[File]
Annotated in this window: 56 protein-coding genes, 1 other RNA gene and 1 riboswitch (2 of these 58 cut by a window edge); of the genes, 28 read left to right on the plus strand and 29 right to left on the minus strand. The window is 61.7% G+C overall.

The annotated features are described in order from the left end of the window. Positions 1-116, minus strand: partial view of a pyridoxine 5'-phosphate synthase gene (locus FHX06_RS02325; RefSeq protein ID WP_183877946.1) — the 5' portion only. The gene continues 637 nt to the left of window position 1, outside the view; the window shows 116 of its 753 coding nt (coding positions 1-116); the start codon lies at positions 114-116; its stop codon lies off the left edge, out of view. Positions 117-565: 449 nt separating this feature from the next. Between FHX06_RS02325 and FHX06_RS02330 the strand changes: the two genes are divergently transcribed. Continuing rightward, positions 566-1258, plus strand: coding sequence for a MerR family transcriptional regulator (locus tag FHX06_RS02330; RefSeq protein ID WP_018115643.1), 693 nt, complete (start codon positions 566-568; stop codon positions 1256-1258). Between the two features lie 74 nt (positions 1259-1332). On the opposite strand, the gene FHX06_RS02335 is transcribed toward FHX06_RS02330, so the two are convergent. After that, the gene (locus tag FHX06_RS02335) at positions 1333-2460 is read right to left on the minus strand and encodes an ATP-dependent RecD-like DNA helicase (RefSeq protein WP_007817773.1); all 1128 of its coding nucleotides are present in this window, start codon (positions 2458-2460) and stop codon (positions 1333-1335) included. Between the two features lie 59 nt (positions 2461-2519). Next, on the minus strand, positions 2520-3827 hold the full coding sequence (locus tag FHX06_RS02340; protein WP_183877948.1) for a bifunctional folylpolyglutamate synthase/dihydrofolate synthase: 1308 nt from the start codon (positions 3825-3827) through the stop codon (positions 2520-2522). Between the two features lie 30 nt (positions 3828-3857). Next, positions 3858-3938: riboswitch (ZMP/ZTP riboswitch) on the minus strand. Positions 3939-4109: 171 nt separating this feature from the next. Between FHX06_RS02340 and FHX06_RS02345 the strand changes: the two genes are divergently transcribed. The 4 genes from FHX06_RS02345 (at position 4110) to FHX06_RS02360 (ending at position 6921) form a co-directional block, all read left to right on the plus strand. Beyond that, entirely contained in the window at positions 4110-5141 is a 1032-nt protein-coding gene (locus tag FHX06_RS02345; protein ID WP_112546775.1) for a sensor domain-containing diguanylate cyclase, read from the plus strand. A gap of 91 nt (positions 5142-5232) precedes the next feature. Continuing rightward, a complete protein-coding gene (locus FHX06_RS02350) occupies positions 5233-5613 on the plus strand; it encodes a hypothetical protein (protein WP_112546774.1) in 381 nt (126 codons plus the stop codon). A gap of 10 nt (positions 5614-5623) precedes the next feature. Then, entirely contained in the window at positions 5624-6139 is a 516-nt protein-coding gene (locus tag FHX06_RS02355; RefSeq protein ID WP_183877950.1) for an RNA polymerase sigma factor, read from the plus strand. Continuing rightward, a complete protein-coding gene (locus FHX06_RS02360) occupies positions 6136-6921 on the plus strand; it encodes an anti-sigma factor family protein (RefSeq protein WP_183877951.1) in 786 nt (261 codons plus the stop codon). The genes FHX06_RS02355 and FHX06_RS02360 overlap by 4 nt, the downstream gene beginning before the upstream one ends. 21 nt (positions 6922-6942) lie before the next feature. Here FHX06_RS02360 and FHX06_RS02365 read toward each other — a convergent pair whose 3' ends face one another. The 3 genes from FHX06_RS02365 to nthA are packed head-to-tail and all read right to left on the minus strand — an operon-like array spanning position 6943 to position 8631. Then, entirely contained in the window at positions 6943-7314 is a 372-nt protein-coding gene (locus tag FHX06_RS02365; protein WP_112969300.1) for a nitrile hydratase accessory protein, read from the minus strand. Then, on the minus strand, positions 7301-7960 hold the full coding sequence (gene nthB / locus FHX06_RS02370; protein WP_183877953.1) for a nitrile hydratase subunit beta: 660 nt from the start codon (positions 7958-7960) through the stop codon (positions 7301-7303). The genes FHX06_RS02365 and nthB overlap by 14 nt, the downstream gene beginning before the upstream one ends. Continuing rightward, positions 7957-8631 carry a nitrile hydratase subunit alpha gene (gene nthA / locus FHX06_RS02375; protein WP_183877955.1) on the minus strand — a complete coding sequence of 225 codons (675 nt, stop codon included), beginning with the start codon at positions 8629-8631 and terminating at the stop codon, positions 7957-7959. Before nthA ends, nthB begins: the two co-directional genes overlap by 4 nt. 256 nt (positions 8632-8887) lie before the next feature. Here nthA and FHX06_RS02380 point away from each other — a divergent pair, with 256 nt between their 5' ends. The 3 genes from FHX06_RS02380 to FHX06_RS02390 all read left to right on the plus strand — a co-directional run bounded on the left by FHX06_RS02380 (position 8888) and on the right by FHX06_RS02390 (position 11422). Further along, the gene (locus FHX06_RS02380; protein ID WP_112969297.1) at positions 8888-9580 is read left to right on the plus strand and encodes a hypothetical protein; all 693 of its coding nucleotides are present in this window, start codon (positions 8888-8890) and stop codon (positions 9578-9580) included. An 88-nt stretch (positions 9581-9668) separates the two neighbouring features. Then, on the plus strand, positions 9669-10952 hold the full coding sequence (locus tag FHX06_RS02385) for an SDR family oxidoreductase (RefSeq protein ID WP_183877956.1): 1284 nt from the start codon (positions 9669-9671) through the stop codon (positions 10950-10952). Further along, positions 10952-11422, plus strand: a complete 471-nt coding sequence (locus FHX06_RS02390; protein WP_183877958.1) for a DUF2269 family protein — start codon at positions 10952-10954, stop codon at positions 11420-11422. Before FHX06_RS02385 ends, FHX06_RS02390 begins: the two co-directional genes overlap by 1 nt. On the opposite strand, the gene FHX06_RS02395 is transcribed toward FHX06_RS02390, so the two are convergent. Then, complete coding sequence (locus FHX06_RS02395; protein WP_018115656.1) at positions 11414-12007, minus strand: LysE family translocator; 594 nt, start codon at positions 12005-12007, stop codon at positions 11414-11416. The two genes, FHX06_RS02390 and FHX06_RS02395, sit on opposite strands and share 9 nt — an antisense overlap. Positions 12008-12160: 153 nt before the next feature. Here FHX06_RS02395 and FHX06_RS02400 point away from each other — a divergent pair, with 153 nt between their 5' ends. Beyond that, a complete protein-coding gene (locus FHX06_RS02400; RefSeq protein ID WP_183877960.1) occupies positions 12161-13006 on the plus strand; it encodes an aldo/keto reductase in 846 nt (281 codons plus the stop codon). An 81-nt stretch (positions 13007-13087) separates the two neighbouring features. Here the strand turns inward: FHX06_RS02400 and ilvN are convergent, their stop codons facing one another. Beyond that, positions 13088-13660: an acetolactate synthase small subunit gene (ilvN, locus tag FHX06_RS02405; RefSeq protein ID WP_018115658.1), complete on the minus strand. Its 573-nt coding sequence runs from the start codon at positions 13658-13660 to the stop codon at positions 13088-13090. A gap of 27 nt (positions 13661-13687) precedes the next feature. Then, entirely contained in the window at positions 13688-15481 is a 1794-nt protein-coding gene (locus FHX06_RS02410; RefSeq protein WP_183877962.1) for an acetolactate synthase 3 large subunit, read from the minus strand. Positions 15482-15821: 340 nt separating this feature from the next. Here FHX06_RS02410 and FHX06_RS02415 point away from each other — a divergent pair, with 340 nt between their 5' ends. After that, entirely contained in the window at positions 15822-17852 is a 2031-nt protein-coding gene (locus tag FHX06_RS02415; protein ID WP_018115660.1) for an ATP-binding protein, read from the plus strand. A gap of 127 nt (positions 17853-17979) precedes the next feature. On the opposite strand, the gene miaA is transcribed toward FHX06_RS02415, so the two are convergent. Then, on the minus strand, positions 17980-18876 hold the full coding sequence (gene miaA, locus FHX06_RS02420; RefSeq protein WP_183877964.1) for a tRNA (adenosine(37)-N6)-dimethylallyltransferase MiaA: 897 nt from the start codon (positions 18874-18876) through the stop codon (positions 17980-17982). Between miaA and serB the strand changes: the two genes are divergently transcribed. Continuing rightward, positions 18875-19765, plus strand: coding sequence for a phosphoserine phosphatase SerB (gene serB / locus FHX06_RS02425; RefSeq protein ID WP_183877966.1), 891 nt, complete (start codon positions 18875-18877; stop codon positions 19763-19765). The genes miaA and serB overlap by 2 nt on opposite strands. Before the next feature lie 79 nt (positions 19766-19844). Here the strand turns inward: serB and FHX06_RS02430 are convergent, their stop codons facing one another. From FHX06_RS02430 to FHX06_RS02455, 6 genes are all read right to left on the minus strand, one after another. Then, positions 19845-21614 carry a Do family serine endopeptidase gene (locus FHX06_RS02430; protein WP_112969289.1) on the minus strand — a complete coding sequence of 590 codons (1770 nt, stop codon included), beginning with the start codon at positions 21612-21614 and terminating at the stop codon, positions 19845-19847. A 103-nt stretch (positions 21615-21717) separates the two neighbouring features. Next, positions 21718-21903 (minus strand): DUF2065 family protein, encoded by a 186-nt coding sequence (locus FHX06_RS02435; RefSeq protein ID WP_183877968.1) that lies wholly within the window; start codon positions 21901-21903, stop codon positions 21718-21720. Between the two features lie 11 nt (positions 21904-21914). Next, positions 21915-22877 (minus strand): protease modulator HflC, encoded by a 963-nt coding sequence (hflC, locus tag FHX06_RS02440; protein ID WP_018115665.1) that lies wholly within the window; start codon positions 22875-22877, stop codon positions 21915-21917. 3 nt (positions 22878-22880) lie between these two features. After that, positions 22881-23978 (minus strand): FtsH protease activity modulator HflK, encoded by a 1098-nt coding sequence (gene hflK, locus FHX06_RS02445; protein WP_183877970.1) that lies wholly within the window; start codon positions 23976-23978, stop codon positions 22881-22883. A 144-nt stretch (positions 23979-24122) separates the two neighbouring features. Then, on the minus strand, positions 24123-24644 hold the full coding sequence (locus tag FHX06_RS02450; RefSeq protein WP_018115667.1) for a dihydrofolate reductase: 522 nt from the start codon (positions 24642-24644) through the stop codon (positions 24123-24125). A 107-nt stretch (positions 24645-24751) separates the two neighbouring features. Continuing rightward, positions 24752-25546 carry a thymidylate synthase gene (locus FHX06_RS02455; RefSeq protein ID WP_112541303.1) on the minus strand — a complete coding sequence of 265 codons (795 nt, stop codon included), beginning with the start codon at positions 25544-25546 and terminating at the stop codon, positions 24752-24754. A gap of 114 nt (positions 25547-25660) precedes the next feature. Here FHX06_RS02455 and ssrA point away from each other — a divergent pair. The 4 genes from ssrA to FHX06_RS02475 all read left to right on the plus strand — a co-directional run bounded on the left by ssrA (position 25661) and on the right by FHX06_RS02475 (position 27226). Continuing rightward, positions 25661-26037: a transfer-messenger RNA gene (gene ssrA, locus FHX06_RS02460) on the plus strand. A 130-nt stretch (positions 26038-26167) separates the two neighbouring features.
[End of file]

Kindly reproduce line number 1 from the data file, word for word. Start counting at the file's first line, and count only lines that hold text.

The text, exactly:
Annotated in this window: 56 protein-coding genes, 1 other RNA gene and 1 riboswitch (2 of these 58 cut by a window edge); of the genes, 28 read left to right on the plus strand and 29 right to left on the minus strand. The window is 61.7% G+C overall.